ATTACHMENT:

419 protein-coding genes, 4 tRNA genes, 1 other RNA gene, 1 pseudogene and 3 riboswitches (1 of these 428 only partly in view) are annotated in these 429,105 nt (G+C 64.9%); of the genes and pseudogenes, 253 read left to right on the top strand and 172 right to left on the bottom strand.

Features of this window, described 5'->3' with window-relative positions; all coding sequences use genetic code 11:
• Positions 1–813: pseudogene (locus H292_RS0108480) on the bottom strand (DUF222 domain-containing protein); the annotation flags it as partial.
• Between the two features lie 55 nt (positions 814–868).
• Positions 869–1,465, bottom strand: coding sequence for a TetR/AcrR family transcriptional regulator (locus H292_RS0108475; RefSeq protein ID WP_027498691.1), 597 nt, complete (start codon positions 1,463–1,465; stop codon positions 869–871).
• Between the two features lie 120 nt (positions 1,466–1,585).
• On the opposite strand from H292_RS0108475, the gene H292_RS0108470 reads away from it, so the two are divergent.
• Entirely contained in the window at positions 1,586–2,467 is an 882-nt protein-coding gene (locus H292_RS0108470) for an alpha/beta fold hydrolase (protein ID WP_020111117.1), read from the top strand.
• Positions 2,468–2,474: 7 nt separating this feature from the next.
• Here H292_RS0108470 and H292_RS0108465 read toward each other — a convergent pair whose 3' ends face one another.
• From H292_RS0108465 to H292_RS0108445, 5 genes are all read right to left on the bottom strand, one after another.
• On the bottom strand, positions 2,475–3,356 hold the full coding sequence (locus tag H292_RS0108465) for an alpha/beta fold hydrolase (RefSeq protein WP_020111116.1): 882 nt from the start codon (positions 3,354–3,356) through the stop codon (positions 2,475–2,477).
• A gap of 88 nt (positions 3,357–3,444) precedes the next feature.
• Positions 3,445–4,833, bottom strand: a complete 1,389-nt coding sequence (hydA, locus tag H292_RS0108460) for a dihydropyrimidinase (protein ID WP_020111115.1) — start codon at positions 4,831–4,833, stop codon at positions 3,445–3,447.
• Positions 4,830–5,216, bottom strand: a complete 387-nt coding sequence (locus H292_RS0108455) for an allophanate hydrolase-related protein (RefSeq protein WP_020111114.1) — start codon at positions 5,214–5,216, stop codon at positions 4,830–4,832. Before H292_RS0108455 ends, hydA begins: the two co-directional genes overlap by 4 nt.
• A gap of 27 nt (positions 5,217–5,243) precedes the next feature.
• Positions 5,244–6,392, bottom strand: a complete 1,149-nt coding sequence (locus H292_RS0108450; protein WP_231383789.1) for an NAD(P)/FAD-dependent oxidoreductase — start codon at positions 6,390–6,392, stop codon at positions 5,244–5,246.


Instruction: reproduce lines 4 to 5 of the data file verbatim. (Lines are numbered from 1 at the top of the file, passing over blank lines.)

• Between the two features lie 55 nt (positions 814–868).
• Positions 869–1,465, bottom strand: coding sequence for a TetR/AcrR family transcriptional regulator (locus H292_RS0108475; RefSeq protein ID WP_027498691.1), 597 nt, complete (start codon positions 1,463–1,465; stop codon positions 869–871).